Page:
One of my fellow wounded warrior wives posted a funny, but sad list of "You know you are a wife of a wounded soldier when.." It was amazing how many women posted something that I have experienced. It was very eye opening as I did not realize how much of it I had experienced.
What I mean is that the time has gone by so fast, I did not pay attention to all of the minutia that had changed in my life or that I had to adjust to. When reading some of the other women's comments, they triggered memories in my mind that I had forgotten about. Kind of like when you watch a mother hold a toddler on one hip, balance a diaper bag, purse, laptop bag, and lunch in the other free hand. Her toddler drops a toy and she bends with everything else in her hands and arms and in one quick, efficient step, has retrieved the toy.
You just adjust physically and mentally and get stronger as your baby grows. In this case, it was mental growth. Realization of how things that can seem so bleak and difficult (and there were some pretty tough days) are surmountable. The ability to keep plugging along is something us WWW's have in common. Ever since I had found the website for the Wounded Warrior Wives, it has been a literal lifesaver for me. I have posted their website in the Useful Links area. I recommend it to any of you spouses.
In some of my blogs I wrote about the isolation I felt being the caregiver of a wounded soldier. No one else knows what it is like laying next to someone having nightmares that cause their husbands to get up and run to the restroom because they are so upsetting they make him throw up. To lie there and listen the moans, yells, avoid the flailing arms moving in self-protection, and console him when he wakes up. To get up with your child in the morning after you have had only three hours of sleep and act like everything is rosy and handle a few things and then take a nap when scheduling allows. To be fully aware of all of the things that trigger his PTSD and keep him in a zone to allow him to be more comfortable when he is out in public, in crowds, and other places where he can feel apprehensive.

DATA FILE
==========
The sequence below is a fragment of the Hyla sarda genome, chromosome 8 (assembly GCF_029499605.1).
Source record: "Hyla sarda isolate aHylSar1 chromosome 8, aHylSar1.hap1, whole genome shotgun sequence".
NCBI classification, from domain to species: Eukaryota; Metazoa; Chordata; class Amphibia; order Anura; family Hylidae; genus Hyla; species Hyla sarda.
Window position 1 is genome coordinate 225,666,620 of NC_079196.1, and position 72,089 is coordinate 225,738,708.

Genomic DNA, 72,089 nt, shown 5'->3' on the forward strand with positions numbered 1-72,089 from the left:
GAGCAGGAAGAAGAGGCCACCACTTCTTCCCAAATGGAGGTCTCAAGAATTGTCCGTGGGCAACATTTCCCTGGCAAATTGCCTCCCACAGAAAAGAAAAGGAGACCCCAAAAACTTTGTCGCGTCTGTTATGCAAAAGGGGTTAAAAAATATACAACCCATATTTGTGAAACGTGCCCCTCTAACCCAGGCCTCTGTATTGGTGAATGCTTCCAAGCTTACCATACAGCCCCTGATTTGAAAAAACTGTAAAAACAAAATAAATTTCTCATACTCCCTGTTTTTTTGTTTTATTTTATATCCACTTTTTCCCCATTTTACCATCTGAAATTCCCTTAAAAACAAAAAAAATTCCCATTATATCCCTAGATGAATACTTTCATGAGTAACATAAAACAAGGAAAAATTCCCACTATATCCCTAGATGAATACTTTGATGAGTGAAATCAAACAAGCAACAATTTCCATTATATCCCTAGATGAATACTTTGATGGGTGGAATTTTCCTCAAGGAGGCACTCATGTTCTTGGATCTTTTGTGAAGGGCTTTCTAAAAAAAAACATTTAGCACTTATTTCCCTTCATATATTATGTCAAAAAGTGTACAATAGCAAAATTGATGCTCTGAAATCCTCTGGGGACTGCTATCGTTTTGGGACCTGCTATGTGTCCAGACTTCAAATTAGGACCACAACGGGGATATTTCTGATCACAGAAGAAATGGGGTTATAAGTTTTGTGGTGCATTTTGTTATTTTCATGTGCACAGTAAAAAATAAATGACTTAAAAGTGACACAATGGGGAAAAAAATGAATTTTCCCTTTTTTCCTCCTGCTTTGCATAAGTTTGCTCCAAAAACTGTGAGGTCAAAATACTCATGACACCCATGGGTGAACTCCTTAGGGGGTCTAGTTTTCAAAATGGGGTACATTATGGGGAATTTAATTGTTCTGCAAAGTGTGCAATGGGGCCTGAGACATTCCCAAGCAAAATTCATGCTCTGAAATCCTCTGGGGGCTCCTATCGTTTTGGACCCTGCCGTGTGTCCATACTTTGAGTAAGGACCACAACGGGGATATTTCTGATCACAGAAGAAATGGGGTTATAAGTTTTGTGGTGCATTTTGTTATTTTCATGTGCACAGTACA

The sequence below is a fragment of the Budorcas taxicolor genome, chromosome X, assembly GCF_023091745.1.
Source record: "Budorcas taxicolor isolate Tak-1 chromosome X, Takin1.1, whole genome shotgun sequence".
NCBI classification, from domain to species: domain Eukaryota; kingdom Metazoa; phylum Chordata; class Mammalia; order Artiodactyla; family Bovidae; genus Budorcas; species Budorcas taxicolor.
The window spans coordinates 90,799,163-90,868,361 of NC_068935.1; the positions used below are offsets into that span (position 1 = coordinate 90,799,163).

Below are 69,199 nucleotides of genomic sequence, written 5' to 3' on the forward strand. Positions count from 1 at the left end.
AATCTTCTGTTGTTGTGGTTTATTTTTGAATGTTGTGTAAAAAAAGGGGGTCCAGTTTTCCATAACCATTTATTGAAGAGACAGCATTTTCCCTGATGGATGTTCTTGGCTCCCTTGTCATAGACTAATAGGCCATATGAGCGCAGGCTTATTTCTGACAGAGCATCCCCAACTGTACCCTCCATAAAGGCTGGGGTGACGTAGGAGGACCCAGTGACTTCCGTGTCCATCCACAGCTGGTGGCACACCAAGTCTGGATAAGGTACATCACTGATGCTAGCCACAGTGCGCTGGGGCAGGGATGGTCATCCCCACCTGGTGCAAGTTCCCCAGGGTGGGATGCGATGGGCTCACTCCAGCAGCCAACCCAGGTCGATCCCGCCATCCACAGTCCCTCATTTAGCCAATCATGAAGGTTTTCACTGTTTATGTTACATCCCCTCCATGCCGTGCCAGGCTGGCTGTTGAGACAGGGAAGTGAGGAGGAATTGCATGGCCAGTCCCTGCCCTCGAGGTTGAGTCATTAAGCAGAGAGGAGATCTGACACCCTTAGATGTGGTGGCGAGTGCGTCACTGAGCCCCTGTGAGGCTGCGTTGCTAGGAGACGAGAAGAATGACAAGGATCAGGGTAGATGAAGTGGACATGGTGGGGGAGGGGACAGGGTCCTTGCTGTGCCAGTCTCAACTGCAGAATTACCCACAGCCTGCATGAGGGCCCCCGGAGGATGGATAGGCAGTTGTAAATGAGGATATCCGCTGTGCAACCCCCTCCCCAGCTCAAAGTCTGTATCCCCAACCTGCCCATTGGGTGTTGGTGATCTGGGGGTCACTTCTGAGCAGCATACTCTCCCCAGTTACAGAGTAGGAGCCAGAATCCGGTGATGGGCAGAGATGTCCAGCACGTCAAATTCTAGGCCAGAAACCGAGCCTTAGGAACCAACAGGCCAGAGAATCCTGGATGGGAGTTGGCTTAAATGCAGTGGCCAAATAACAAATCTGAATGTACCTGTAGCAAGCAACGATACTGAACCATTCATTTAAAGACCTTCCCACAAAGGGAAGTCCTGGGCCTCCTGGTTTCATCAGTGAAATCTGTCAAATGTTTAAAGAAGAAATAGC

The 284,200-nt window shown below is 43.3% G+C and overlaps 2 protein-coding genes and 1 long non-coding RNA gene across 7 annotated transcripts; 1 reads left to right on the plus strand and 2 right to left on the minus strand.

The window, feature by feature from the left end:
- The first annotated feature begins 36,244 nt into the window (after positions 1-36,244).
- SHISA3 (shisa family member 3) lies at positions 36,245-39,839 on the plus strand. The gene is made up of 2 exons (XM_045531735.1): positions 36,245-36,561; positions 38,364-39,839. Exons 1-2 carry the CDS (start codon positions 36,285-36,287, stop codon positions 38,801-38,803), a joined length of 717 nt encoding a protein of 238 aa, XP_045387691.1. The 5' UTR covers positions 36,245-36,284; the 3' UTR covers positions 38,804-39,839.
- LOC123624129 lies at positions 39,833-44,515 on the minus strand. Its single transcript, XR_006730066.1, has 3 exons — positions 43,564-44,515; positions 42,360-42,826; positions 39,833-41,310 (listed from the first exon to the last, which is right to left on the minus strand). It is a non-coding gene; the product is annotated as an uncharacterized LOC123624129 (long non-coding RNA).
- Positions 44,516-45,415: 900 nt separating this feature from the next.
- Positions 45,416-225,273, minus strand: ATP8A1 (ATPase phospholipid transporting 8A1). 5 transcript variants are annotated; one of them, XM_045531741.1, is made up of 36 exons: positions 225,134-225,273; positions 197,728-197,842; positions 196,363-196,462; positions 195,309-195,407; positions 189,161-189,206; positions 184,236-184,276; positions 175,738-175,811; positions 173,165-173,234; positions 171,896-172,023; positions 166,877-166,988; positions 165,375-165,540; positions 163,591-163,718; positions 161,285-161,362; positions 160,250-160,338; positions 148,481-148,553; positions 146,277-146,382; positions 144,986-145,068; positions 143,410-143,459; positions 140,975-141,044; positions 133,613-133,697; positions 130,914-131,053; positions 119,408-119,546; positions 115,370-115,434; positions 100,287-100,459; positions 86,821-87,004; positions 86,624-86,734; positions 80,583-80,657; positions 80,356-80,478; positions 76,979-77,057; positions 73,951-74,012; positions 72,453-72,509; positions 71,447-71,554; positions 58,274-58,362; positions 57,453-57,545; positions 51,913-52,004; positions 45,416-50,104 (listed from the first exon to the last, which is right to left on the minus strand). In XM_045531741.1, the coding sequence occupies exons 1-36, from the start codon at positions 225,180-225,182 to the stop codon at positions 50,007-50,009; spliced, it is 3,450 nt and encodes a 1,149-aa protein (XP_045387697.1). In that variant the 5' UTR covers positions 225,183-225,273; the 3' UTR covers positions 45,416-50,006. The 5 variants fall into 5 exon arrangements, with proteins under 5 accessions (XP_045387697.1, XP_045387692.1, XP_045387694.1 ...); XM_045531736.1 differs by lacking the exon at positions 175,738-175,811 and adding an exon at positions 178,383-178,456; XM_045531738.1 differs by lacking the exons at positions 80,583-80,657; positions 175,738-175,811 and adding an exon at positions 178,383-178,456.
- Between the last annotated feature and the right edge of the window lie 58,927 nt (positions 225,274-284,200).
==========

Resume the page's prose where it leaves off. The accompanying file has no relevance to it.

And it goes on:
We (wives of wounded soldiers) do all of those things without really thinking about it. We do it out of love for our soldiers. Just like how my husband STILL opens the door for me first, even if he is having an extra sore day and he will walk all the way around his truck to my side first. Even in rain. The Taliban did not blast away the gentleman that he was prior to getting injured. They did not blast away his courage, his strength, and his heart for his country. He does those things automatically.
When I look back on the isolation that took over me when I was away at the Fisher House and had to spend the weekdays away from my son, I can remember when the darkness faded and the sun started to shine. It was when I first read a forum that one of the wives had commented in. It was seriously a light in the tunnel of never ending darkness. It makes me think of that Police song,"Message In a Bottle." The lyrics in which Sting's character finds a million other bottles with messages lying on the shore,"It seems I am not so lonely being alone.." It just rang true. None of us are alone anymore. There are brave wives dealing with bureaucracy to help the future veterans not have to fight as hard for their health care. Some of them are giving voice to the many issues we are all enduring. I applaud every single one of them. I can only thank you. Your willingness to share the resources you have found along the way of helping your husbands recover has only inspired me to do the same.